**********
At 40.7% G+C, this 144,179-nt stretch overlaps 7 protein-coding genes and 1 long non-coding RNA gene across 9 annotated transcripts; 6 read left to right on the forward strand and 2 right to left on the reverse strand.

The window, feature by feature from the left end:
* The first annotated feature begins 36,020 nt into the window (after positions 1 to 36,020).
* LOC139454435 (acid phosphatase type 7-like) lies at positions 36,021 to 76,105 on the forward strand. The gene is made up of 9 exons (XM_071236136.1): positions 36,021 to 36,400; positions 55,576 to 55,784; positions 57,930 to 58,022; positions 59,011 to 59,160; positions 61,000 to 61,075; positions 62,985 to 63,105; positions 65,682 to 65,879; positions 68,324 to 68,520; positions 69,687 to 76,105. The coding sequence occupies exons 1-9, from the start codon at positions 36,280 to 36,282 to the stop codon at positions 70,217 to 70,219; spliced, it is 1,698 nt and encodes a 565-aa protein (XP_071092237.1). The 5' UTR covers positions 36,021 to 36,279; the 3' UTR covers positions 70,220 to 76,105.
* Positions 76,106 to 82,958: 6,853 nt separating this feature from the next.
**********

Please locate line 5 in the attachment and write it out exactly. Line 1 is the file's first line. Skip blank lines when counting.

* Positions 76,106 to 82,958: 6,853 nt separating this feature from the next.